It’s Partyyyy Time! Or is it? …

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Last weekend, I attended a Nigerian party in the LA area with some family and friends.  In true  Owambe fashion, the “turn up” was real.  Food, drinks, music, “money spraying” were in full effect and everyone truly had an awesome time.  We partied into the wee hours of the morning and the next day, I woke up sore and achy from dancing to Wizkid in my high heels.  I remember at many points that night feeling like…myself!  I ate enough jollof rice to feed four big women and then proceeded to dance and sing at the top of my lungs with friends when Sir Shina Peters played, as it reminded me of my childhood.

There was no worry of eating or drinking too much as I was surrounded by love and friends and family.

This is what I call a party.

Now, contrast this with the so-called parties hosted within Corporate America.  Sigh…

I have had the dis pleasure  of attending more than a few corporate parties.  I shouldn’t even call them parties really.  Events is more like it.  Take the Christmas party at one of my previous employers, a very conservative Accounting firm. Here are a few of my favorite observations:

  •  Deciding how to dress for one of these is almost impossible. The task at hand is to find an outfit that is not too short, not too long, sexy but not too sexy, flattering but not too form fitting, conservative but not business-suit like, etc… Inevitably, I end up with the contents of my closet scattered all over my bed before I decide on something.
  • The menu is another one.  Now, I have been described by some as “bougie”, but let me tell you, sometimes you just want food you are familiar with.  Somehow, my definition of party does not include some dried up veal or King Fish-caviar or drinks such as Cynar and Punt e mes. Often, after these “parties”, I have been known to stop by the nearest drive-through or Chipotle on my way home.
  • Now everyone knows that at these dinners, there is a fun end and a boring end of the table. The fun end is where you sit with your peers who are hopefully not arrogant, self-important jerks.  Here, you can maintain some semblance of real talk and not have to worry whether you used the salad fork to eat the main course.  No one cares too much. As long as you manage to remember to drink out of your own glass and not that of person next to you (haha, this happened!), then you should be ok.
  • If you find yourself on the boring end then… Via con Dios! Here is where real talk ends as you are seated next to some big shot, or big shot wannabe who continues to crack dry jokes you do not understand, but you are obliged to laugh anyway.  The kind of fake laughter that makes the side of your face hurt and can cause facial spasms later.  Here, the steak is very rare, almost raw and although said big shot is allowed to order endless bottles of wine, you, my fellow dual citizen, dare not exceed your 2 glass maximum!!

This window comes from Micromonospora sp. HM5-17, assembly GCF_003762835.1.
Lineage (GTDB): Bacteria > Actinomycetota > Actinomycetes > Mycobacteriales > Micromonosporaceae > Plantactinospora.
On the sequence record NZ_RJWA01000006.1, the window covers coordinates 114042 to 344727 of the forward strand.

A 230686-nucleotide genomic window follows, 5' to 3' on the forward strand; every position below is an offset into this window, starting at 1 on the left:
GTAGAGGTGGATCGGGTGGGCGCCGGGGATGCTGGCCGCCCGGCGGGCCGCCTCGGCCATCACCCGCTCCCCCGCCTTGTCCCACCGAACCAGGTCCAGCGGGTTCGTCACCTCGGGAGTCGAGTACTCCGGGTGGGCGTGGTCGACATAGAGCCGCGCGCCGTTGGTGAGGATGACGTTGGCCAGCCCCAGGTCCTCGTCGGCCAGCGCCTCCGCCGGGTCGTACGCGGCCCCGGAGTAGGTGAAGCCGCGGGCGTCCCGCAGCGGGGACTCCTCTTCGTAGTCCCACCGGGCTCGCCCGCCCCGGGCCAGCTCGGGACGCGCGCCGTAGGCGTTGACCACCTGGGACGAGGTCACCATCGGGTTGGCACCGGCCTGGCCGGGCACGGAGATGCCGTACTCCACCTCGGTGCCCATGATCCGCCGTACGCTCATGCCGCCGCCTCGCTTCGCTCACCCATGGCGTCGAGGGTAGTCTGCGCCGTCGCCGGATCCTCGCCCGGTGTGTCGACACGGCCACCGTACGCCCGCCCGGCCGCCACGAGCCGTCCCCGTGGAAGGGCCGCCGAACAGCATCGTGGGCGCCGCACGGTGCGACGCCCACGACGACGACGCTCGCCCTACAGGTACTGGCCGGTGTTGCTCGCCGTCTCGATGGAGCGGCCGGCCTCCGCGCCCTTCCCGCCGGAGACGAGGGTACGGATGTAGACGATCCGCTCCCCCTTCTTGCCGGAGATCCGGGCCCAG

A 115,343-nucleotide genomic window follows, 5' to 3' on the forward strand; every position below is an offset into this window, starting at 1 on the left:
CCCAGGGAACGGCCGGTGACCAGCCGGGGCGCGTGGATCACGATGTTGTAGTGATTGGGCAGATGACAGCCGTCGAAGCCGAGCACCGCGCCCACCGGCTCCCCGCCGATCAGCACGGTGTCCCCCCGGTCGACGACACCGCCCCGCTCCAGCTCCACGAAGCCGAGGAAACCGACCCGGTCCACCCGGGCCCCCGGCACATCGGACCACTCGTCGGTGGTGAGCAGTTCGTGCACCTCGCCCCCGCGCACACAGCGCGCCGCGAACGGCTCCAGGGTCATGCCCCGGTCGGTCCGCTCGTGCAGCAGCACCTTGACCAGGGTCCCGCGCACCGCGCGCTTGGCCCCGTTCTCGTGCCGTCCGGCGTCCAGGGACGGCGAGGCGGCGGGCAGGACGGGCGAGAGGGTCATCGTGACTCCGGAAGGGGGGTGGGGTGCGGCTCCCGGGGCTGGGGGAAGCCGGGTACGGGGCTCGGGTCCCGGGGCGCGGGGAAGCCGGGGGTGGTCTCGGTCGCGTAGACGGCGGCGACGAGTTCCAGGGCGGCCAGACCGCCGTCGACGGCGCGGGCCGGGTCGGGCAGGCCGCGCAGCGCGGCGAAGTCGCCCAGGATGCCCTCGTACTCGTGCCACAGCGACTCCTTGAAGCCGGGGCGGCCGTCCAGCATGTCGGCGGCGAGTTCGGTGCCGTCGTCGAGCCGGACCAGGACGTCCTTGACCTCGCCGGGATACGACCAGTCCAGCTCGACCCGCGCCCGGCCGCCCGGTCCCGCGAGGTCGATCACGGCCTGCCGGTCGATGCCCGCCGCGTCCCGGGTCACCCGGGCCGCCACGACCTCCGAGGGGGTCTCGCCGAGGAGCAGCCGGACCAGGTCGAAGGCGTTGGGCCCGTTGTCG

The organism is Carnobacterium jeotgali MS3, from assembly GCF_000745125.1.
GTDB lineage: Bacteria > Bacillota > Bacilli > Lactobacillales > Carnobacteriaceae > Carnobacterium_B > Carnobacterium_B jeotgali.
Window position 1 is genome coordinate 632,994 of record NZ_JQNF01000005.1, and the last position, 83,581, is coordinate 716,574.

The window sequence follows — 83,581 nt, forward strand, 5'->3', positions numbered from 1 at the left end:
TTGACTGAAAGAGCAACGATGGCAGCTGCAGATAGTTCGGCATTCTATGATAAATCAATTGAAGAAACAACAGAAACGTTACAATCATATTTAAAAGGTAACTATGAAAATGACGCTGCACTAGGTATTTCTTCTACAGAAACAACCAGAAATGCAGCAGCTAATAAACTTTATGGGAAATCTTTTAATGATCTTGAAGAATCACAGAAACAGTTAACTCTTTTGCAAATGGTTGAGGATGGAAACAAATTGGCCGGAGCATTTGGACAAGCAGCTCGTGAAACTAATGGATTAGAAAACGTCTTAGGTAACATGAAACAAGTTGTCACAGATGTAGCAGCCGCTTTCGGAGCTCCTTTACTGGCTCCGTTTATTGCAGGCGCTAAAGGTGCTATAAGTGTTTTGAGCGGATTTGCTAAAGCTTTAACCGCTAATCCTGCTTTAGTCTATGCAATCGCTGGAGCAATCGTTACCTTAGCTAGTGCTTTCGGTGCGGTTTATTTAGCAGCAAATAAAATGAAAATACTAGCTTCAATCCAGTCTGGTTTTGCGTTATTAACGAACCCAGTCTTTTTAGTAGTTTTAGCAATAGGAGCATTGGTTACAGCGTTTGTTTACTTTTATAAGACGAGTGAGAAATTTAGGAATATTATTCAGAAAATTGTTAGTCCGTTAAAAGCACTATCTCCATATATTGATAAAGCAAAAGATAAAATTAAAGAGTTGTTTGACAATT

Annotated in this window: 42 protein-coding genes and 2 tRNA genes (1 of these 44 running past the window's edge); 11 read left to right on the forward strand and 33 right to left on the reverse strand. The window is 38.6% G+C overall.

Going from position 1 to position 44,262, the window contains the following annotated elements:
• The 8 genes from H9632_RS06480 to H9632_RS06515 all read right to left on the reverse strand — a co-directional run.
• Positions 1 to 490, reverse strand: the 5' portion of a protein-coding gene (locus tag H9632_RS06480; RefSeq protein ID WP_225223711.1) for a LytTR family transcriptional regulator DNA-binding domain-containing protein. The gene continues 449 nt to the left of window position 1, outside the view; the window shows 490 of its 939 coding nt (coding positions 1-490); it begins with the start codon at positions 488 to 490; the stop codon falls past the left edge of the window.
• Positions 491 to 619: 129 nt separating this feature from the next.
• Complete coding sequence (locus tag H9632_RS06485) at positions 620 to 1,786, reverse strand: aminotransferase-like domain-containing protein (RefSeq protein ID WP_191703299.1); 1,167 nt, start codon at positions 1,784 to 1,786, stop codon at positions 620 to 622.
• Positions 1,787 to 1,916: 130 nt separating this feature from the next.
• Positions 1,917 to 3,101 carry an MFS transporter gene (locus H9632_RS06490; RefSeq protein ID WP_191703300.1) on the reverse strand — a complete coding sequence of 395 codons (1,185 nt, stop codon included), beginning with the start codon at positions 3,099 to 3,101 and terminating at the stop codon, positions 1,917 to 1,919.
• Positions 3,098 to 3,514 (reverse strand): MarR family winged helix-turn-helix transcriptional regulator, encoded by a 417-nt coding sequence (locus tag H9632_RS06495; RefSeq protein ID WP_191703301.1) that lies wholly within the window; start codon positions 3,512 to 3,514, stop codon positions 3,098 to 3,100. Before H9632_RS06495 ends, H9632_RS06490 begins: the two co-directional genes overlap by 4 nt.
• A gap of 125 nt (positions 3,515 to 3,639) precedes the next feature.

• Here’s one that never ceases to amaze me!  Some of my fairer-skinned compadres still manage to turn all the way up at these events! Invariably, someone ends up (a) sitting on a partner’s lap, (b) making out by the bathroom,  (c) grinding obscenely in the name of dancing, (d) telling very, very inappropriate, sometimes racist or sexist jokes, (e) passing out (f) drinking way too much, which I guess causes all of the above.
    These have all happened at these events and the thing is, in many cases the perpetrators not only remain employed, but this seems to have absolutely no negative consequence on their careers.

I often think of how it must feel to be that free.  To know that you will be ok, no matter how much you screw up.  The stern faces of my Nigerian parents and grandparents come into focus in those moments, reminding me of how much they toiled so I could be here, rubbing shoulders with them. I used to think that I would stop feeling this way once I rose to the level of management and was no longer at the bottom of the totem pole.  Now as a mid-level manager, I know this feeling will never change.  I will never be able to completely relax in this world.

So no matter how many times they call it Christmas party, or Thanksgiving potluck or company picnic, or corporate happy hour, it will never be a real party for me.